x
Front Page

Powered by Unisys
x

HURRICANE TRACKER       
x

October 05, 2015 07:40am
Tropical Storm Oho Not Expected to Become Hurricane
EXPAND RADAR
  • Latest News
  • Sections
  • Videos
  Big Island News & Information Hub
> East Hawaii News View All
AD
ADVERTISEMENT

County Attacks Fire Ants At Richardson Ocean Park

Posted March 17, 2014, 02:03 PM HST Updated March 26, 2014, 02:50 PM HST
0 Comments
×

Little fire ants are tiny red-orange ants one-sixteenth of an inch long, or about as long as a penny is thick, according to the University of Hawaii College of Tropical Agriculture web site.

Correction: Yesterday’s article on fire ants at Richardson Ocean Park incorrectly said spraying was used to kill fire ants. Instead baited vials were placed on the ground to attract the insects. The article also incorrectly said the pesticide Amdro was used to eradicate fire ants based on information provided by the Department of Parks and Recreation. A department spokesman later said that was incorrect but was unable to clearly identify the pesticide that was used. The information about Amdro has been removed from the story.

County officials will be deploying pesticide in hopes of further reducing the nasty little fire ant population at Richardson Ocean Park in Keaukaha.

The ants, an invasive species that can inflict a painful sting and itchy welt that can last for weeks, affecting people and animals, have been a problem at the park for the past several years, said Hawai‘i County Parks and Recreation Department spokesman Jason Armstrong.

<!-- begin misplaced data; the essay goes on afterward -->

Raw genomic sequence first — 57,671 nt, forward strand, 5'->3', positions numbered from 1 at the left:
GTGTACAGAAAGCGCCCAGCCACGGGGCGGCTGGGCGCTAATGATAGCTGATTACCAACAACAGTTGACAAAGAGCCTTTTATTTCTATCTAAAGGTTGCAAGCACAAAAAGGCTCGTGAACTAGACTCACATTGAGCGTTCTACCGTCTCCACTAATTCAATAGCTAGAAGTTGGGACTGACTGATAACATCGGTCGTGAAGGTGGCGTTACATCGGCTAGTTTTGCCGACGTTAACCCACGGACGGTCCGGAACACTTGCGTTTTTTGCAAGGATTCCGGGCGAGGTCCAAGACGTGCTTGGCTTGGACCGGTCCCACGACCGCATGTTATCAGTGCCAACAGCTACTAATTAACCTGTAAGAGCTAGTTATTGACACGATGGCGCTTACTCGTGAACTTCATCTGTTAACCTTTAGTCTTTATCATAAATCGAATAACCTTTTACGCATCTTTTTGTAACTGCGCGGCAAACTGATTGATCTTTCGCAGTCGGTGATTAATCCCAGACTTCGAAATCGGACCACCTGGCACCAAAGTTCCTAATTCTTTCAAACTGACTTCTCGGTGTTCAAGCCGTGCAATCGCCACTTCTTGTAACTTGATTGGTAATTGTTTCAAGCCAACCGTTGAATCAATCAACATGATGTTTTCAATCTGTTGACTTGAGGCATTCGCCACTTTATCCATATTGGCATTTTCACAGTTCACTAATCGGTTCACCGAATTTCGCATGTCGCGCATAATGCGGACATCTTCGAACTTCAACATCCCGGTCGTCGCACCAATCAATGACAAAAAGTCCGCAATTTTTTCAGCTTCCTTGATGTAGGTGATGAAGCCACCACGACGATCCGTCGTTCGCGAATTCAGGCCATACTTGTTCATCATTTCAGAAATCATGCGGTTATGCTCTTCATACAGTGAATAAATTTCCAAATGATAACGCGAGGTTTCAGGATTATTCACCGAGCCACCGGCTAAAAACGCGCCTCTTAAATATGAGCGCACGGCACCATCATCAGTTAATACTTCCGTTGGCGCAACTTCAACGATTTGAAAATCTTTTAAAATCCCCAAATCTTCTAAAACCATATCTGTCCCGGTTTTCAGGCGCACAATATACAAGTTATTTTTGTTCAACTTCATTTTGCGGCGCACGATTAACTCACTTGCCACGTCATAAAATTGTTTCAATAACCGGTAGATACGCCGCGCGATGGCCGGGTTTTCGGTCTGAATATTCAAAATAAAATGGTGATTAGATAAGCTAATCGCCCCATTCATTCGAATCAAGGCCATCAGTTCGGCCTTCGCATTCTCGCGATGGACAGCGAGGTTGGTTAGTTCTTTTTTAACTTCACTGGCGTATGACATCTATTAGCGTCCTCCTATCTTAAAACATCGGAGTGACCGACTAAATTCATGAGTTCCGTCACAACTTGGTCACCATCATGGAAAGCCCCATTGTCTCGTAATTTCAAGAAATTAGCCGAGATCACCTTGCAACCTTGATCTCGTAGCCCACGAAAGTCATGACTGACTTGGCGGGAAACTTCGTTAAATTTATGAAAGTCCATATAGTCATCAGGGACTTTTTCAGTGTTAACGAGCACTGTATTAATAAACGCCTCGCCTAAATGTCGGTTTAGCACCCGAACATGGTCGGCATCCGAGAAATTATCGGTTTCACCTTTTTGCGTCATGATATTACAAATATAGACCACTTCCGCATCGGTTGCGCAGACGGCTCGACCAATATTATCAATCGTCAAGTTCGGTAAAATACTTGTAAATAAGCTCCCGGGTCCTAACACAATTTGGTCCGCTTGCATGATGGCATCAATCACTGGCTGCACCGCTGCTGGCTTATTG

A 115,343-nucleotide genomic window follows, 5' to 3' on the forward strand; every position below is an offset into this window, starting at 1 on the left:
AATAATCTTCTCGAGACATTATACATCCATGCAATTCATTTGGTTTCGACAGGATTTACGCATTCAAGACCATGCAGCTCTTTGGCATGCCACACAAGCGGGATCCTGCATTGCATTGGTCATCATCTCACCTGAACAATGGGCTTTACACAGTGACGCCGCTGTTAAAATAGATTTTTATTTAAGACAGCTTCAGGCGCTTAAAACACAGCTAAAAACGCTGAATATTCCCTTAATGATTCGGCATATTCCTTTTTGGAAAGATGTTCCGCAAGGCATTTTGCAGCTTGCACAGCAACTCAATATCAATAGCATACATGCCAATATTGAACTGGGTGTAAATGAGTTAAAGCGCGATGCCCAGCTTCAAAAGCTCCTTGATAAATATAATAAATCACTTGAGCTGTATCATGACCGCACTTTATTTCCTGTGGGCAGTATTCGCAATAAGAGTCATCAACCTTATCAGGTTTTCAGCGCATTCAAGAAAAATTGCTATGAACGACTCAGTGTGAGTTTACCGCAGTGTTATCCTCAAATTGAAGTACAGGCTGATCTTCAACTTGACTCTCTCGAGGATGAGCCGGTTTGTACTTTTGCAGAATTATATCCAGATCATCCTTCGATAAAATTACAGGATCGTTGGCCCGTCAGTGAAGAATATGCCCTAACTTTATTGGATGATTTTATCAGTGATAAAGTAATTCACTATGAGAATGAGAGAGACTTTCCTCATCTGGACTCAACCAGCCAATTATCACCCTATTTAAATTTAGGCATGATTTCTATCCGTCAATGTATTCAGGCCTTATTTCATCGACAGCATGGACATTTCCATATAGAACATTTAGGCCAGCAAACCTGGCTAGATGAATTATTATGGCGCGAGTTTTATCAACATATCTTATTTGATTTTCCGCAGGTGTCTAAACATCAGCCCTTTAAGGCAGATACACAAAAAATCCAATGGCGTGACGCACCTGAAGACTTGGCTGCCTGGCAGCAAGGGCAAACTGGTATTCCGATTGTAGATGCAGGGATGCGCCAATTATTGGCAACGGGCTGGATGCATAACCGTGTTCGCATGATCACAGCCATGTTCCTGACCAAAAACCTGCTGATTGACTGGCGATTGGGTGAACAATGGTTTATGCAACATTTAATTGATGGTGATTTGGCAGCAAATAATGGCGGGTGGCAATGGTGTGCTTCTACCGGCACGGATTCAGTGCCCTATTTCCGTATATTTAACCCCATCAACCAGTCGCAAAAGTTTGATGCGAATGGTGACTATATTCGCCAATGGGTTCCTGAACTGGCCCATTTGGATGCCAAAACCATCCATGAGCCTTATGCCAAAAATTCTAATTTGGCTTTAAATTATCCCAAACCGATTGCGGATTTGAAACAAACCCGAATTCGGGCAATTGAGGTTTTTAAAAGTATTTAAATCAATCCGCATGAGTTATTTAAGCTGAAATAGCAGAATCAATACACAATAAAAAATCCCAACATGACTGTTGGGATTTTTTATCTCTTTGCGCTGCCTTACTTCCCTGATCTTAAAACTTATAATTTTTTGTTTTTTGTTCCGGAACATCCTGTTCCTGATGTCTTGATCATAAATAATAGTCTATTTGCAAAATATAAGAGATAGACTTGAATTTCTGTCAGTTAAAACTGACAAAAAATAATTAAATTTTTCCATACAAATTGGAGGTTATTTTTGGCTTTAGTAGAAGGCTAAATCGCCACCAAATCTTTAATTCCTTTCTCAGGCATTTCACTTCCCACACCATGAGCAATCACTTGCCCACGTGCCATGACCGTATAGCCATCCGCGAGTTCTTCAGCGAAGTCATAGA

The county first applied a commercially available pesticide in January along the shoreline trees at the King’s Landing side of the Richardson Ocean Park, eliminating an estimated 50% of the little fire ant population, Armstrong said.

ADVERTISEMENT

The department will close the park, weather permitting, at 2:30 p.m. on Thursday, March 27, so maintenance personnel may apply a second round of baiting treatments in an attempt to eliminate continued little fire ant infestations. Armstrong described the treatment as “non-toxic.” The park is expected to reopen at 7 a.m. the following morning.

The University of Hawai‘i is assisting the county to develop an effective strategy for reducing little fire ant colonies at Hawai‘i County parks, Armstrong said.

The little fire ants are tiny red-orange ants about one-sixteenth of an inch long, or about as long as a penny is thick, according to the University of Hawaii College of Tropical Agriculture website.

ADVERTISEMENT

Recommend this Article

Weekly Newsletter

COMMENTS

AD
AD
AD
AD
^